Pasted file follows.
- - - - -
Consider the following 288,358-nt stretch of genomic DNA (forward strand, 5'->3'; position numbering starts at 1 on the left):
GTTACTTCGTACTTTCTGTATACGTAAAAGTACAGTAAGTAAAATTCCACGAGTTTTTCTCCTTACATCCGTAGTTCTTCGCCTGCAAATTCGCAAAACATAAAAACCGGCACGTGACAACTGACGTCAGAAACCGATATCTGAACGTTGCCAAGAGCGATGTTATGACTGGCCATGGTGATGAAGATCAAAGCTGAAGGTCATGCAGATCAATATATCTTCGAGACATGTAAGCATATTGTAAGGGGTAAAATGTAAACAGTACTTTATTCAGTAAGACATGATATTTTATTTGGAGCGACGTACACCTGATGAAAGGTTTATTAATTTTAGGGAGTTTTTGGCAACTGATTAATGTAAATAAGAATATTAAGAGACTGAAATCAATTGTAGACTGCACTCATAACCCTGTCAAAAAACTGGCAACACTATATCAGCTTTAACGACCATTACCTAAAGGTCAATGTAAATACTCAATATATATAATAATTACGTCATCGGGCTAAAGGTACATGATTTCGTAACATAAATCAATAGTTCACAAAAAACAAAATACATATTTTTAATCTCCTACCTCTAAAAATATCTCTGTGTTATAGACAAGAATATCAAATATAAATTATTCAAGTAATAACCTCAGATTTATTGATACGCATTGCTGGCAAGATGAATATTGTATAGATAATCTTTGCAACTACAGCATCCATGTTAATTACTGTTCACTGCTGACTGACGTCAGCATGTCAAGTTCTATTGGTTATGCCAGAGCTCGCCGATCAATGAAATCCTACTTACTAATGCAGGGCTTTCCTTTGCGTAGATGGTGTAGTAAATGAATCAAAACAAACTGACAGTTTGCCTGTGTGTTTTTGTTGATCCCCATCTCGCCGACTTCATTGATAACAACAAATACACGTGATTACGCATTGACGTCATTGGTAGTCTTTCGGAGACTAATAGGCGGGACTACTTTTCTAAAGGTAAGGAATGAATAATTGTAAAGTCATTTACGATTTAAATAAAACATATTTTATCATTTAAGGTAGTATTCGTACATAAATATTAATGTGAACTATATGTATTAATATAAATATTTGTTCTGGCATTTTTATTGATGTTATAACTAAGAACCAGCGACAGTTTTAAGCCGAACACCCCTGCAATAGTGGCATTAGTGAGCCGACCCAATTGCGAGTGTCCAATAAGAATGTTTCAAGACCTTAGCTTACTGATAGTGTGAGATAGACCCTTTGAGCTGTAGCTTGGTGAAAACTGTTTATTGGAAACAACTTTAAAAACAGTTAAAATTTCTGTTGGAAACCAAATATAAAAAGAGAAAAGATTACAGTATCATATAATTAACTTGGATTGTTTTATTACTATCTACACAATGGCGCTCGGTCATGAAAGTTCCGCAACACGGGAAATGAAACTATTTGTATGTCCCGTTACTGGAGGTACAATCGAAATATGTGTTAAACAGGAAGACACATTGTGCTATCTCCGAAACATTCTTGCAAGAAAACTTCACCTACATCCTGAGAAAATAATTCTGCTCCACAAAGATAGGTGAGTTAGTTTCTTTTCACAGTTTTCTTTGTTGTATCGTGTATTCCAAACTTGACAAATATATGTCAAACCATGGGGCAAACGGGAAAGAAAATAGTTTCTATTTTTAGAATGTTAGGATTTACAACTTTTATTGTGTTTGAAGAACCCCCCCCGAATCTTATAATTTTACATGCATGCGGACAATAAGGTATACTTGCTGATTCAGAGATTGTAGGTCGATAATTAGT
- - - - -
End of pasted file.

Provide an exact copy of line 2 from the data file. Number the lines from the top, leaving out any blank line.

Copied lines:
GTTACTTCGTACTTTCTGTATACGTAAAAGTACAGTAAGTAAAATTCCACGAGTTTTTCTCCTTACATCCGTAGTTCTTCGCCTGCAAATTCGCAAAACATAAAAACCGGCACGTGACAACTGACGTCAGAAACCGATATCTGAACGTTGCCAAGAGCGATGTTATGACTGGCCATGGTGATGAAGATCAAAGCTGAAGGTCATGCAGATCAATATATCTTCGAGACATGTAAGCATATTGTAAGGGGTAAAATGTAAACAGTACTTTATTCAGTAAGACATGATATTTTATTTGGAGCGACGTACACCTGATGAAAGGTTTATTAATTTTAGGGAGTTTTTGGCAACTGATTAATGTAAATAAGAATATTAAGAGACTGAAATCAATTGTAGACTGCACTCATAACCCTGTCAAAAAACTGGCAACACTATATCAGCTTTAACGACCATTACCTAAAGGTCAATGTAAATACTCAATATATATAATAATTACGTCATCGGGCTAAAGGTACATGATTTCGTAACATAAATCAATAGTTCACAAAAAACAAAATACATATTTTTAATCTCCTACCTCTAAAAATATCTCTGTGTTATAGACAAGAATATCAAATATAAATTATTCAAGTAATAACCTCAGATTTATTGATACGCATTGCTGGCAAGATGAATATTGTATAGATAATCTTTGCAACTACAGCATCCATGTTAATTACTGTTCACTGCTGACTGACGTCAGCATGTCAAGTTCTATTGGTTATGCCAGAGCTCGCCGATCAATGAAATCCTACTTACTAATGCAGGGCTTTCCTTTGCGTAGATGGTGTAGTAAATGAATCAAAACAAACTGACAGTTTGCCTGTGTGTTTTTGTTGATCCCCATCTCGCCGACTTCATTGATAACAACAAATACACGTGATTACGCATTGACGTCATTGGTAGTCTTTCGGAGACTAATAGGCGGGACTACTTTTCTAAAGGTAAGGAATGAATAATTGTAAAGTCATTTACGATTTAAATAAAACATATTTTATCATTTAAGGTAGTATTCGTACATAAATATTAATGTGAACTATATGTATTAATATAAATATTTGTTCTGGCATTTTTATTGATGTTATAACTAAGAACCAGCGACAGTTTTAAGCCGAACACCCCTGCAATAGTGGCATTAGTGAGCCGACCCAATTGCGAGTGTCCAATAAGAATGTTTCAAGACCTTAGCTTACTGATAGTGTGAGATAGACCCTTTGAGCTGTAGCTTGGTGAAAACTGTTTATTGGAAACAACTTTAAAAACAGTTAAAATTTCTGTTGGAAACCAAATATAAAAAGAGAAAAGATTACAGTATCATATAATTAACTTGGATTGTTTTATTACTATCTACACAATGGCGCTCGGTCATGAAAGTTCCGCAACACGGGAAATGAAACTATTTGTATGTCCCGTTACTGGAGGTACAATCGAAATATGTGTTAAACAGGAAGACACATTGTGCTATCTCCGAAACATTCTTGCAAGAAAACTTCACCTACATCCTGAGAAAATAATTCTGCTCCACAAAGATAGGTGAGTTAGTTTCTTTTCACAGTTTTCTTTGTTGTATCGTGTATTCCAAACTTGACAAATATATGTCAAACCATGGGGCAAACGGGAAAGAAAATAGTTTCTATTTTTAGAATGTTAGGATTTACAACTTTTATTGTGTTTGAAGAACCCCCCCCGAATCTTATAATTTTACATGCATGCGGACAATAAGGTATACTTGCTGATTCAGAGATTGTAGGTCGATAATTAGT